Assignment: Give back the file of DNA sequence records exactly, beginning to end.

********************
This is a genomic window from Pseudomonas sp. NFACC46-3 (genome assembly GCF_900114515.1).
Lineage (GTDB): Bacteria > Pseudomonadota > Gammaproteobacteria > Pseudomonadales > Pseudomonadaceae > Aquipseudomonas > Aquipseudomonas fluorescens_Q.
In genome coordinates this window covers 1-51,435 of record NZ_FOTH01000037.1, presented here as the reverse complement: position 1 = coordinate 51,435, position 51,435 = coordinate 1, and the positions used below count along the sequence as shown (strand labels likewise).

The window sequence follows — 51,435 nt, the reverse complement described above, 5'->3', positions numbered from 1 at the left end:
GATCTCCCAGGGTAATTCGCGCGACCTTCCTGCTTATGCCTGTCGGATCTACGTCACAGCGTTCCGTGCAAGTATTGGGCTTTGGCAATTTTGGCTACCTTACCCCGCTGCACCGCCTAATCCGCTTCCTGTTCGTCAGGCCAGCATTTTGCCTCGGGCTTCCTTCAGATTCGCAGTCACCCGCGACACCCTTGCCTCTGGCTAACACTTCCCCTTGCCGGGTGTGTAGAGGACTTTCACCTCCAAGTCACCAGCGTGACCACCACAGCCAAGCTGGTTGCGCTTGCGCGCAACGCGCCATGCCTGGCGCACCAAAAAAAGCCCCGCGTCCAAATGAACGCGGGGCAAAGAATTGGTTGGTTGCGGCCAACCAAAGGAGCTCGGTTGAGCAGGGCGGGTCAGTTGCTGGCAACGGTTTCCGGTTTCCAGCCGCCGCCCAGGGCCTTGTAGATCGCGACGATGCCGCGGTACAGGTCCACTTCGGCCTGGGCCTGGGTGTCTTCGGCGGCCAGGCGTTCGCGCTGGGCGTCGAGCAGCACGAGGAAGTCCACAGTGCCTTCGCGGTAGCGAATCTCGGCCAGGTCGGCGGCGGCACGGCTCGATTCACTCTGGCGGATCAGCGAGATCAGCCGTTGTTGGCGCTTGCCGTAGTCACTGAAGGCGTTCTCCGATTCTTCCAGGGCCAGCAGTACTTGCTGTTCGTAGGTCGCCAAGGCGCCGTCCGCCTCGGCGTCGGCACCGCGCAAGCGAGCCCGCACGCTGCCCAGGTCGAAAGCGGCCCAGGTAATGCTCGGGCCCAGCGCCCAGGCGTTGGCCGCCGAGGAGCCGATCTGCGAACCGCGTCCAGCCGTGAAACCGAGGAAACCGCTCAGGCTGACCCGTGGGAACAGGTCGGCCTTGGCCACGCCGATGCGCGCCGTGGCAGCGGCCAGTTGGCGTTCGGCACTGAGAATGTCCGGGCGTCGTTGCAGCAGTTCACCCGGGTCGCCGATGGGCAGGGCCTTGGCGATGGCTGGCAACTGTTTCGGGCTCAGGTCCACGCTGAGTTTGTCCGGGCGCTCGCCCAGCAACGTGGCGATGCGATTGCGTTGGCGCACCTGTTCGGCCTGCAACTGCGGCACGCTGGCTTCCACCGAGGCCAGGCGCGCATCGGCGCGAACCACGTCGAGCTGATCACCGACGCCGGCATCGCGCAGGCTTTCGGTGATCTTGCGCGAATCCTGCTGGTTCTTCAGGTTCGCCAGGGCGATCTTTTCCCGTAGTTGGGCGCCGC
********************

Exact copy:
This is a genomic window from Pseudomonas sp. NFACC46-3 (genome assembly GCF_900114515.1).
Lineage (GTDB): Bacteria > Pseudomonadota > Gammaproteobacteria > Pseudomonadales > Pseudomonadaceae > Aquipseudomonas > Aquipseudomonas fluorescens_Q.
In genome coordinates this window covers 1-51,435 of record NZ_FOTH01000037.1, presented here as the reverse complement: position 1 = coordinate 51,435, position 51,435 = coordinate 1, and the positions used below count along the sequence as shown (strand labels likewise).

The window sequence follows — 51,435 nt, the reverse complement described above, 5'->3', positions numbered from 1 at the left end:
GATCTCCCAGGGTAATTCGCGCGACCTTCCTGCTTATGCCTGTCGGATCTACGTCACAGCGTTCCGTGCAAGTATTGGGCTTTGGCAATTTTGGCTACCTTACCCCGCTGCACCGCCTAATCCGCTTCCTGTTCGTCAGGCCAGCATTTTGCCTCGGGCTTCCTTCAGATTCGCAGTCACCCGCGACACCCTTGCCTCTGGCTAACACTTCCCCTTGCCGGGTGTGTAGAGGACTTTCACCTCCAAGTCACCAGCGTGACCACCACAGCCAAGCTGGTTGCGCTTGCGCGCAACGCGCCATGCCTGGCGCACCAAAAAAAGCCCCGCGTCCAAATGAACGCGGGGCAAAGAATTGGTTGGTTGCGGCCAACCAAAGGAGCTCGGTTGAGCAGGGCGGGTCAGTTGCTGGCAACGGTTTCCGGTTTCCAGCCGCCGCCCAGGGCCTTGTAGATCGCGACGATGCCGCGGTACAGGTCCACTTCGGCCTGGGCCTGGGTGTCTTCGGCGGCCAGGCGTTCGCGCTGGGCGTCGAGCAGCACGAGGAAGTCCACAGTGCCTTCGCGGTAGCGAATCTCGGCCAGGTCGGCGGCGGCACGGCTCGATTCACTCTGGCGGATCAGCGAGATCAGCCGTTGTTGGCGCTTGCCGTAGTCACTGAAGGCGTTCTCCGATTCTTCCAGGGCCAGCAGTACTTGCTGTTCGTAGGTCGCCAAGGCGCCGTCCGCCTCGGCGTCGGCACCGCGCAAGCGAGCCCGCACGCTGCCCAGGTCGAAAGCGGCCCAGGTAATGCTCGGGCCCAGCGCCCAGGCGTTGGCCGCCGAGGAGCCGATCTGCGAACCGCGTCCAGCCGTGAAACCGAGGAAACCGCTCAGGCTGACCCGTGGGAACAGGTCGGCCTTGGCCACGCCGATGCGCGCCGTGGCAGCGGCCAGTTGGCGTTCGGCACTGAGAATGTCCGGGCGTCGTTGCAGCAGTTCACCCGGGTCGCCGATGGGCAGGGCCTTGGCGATGGCTGGCAACTGTTTCGGGCTCAGGTCCACGCTGAGTTTGTCCGGGCGCTCGCCCAGCAACGTGGCGATGCGATTGCGTTGGCGCACCTGTTCGGCCTGCAACTGCGGCACGCTGGCTTCCACCGAGGCCAGGCGCGCATCGGCGCGAACCACGTCGAGCTGATCACCGACGCCGGCATCGCGCAGGCTTTCGGTGATCTTGCGCGAATCCTGCTGGTTCTTCAGGTTCGCCAGGGCGATCTTTTCCCGTAGTTGGGCGCCGC